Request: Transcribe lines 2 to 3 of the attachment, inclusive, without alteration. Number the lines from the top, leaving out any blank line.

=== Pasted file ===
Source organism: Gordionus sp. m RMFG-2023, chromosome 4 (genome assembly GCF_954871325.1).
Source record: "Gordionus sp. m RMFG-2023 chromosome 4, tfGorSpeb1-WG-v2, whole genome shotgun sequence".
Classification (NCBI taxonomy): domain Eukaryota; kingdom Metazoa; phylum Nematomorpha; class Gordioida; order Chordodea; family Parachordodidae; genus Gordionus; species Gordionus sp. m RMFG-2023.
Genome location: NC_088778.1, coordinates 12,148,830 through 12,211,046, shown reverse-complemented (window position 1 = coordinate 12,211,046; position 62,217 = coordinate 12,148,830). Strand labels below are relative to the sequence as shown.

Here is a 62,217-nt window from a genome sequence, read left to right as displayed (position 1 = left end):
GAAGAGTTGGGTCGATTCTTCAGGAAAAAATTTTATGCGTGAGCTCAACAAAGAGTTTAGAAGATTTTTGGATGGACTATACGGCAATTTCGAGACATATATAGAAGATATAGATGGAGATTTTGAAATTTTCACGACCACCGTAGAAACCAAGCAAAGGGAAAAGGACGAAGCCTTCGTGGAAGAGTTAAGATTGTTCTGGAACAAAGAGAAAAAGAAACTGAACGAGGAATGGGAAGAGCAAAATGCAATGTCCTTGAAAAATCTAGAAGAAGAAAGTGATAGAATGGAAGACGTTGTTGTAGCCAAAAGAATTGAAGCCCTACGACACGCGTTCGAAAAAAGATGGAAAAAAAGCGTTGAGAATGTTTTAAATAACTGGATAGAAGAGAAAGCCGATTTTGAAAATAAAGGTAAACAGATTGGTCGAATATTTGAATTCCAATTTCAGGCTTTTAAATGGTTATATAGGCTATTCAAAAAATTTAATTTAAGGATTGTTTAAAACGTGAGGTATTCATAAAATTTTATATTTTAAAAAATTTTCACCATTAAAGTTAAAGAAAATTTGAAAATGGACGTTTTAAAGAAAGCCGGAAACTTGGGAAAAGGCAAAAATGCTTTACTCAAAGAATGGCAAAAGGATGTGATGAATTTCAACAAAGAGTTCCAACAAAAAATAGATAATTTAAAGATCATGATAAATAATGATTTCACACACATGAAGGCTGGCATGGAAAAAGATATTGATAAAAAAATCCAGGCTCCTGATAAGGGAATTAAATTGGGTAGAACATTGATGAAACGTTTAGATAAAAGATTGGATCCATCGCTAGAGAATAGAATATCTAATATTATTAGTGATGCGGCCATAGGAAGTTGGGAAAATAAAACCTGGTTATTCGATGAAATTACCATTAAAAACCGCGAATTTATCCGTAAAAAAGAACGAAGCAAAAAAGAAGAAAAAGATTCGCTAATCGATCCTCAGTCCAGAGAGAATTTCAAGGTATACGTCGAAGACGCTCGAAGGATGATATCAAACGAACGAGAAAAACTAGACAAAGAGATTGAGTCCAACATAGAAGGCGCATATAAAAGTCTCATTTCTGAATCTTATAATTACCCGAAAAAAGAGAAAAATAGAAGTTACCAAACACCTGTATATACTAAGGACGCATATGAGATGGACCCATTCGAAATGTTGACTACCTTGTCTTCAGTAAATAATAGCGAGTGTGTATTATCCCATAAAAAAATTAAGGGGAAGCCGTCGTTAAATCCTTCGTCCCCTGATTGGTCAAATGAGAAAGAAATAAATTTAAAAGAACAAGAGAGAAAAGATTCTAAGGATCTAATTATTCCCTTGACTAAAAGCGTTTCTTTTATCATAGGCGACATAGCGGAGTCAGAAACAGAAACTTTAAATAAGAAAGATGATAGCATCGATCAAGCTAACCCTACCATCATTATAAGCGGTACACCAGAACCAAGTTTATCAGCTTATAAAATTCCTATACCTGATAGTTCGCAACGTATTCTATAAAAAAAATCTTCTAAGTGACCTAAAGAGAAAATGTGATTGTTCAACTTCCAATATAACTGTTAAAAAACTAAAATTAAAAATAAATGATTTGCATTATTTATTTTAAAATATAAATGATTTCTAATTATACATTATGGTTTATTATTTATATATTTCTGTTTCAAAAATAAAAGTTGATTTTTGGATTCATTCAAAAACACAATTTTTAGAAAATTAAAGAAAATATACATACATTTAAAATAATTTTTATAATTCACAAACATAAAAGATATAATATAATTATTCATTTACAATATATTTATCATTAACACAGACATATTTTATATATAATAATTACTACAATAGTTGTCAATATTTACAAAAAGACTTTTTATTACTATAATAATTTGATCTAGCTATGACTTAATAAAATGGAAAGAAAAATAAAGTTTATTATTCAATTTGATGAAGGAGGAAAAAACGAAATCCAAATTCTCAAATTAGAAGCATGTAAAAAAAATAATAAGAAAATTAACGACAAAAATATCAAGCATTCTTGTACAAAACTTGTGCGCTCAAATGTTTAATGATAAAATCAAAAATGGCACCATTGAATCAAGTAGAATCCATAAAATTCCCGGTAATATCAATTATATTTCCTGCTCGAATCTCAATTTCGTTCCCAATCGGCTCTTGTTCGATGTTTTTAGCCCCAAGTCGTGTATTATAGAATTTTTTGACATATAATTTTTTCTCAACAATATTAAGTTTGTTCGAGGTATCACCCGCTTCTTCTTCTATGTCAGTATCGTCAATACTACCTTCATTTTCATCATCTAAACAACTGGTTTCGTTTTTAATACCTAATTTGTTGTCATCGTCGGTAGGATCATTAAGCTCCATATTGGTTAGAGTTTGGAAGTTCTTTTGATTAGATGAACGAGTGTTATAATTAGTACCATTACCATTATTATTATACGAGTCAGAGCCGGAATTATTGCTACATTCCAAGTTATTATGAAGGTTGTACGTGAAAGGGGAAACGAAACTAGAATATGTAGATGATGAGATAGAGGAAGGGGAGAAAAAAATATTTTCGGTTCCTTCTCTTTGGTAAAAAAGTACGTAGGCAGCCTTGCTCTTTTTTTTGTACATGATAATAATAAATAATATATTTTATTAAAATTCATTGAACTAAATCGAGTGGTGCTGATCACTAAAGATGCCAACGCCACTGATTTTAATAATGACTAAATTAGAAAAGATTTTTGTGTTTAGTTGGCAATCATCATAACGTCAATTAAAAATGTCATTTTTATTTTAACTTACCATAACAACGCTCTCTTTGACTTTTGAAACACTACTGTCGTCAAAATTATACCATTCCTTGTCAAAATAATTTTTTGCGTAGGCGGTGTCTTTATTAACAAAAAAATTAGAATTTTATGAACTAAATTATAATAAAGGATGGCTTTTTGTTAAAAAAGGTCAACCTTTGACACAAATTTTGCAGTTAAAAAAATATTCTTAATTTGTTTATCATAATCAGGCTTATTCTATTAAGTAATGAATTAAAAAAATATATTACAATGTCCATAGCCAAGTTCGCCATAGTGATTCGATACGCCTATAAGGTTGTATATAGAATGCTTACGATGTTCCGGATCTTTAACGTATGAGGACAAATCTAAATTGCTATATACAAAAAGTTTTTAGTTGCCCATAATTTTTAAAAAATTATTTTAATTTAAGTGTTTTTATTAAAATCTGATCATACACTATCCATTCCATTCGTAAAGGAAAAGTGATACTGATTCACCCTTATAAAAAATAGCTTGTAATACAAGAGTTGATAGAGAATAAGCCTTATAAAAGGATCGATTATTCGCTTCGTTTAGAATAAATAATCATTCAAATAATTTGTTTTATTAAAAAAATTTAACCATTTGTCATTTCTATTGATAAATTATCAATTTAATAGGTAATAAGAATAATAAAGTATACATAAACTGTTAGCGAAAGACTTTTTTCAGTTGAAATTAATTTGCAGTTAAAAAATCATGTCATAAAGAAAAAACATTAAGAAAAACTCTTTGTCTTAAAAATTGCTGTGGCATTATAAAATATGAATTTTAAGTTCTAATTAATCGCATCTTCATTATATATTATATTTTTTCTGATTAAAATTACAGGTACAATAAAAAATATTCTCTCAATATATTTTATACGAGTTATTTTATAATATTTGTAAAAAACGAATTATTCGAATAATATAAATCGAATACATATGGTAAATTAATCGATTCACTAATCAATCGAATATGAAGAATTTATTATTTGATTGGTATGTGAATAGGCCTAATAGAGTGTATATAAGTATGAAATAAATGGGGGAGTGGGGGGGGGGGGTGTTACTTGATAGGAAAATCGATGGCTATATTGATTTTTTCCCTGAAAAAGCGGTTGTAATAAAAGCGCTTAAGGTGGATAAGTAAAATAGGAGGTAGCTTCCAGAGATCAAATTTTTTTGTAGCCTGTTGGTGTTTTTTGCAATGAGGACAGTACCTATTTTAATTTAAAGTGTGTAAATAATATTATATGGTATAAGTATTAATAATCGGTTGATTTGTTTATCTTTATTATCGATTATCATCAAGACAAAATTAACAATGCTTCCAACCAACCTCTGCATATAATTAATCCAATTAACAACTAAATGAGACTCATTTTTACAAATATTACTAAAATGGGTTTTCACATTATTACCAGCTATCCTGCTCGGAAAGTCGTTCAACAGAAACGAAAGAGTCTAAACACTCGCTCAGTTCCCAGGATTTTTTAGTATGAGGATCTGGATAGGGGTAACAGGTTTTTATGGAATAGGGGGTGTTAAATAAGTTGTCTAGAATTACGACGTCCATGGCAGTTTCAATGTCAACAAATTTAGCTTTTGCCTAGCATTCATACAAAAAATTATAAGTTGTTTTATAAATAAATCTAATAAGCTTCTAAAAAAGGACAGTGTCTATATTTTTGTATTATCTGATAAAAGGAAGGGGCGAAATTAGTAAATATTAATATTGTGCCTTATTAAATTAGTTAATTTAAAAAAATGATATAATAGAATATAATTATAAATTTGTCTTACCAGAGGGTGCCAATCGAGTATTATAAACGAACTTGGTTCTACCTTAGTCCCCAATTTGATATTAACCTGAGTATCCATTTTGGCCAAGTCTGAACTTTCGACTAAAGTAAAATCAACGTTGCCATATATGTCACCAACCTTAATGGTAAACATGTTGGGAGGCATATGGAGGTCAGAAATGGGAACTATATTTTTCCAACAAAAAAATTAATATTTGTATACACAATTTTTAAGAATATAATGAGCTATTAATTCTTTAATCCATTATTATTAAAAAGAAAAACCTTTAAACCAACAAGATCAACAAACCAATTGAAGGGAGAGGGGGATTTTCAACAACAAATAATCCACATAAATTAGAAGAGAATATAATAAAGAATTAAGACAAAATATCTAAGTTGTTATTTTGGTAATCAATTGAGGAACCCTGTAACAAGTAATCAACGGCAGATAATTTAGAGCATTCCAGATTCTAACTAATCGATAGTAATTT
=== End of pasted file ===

Source record: "Gordionus sp. m RMFG-2023 chromosome 4, tfGorSpeb1-WG-v2, whole genome shotgun sequence".
Classification (NCBI taxonomy): domain Eukaryota; kingdom Metazoa; phylum Nematomorpha; class Gordioida; order Chordodea; family Parachordodidae; genus Gordionus; species Gordionus sp. m RMFG-2023.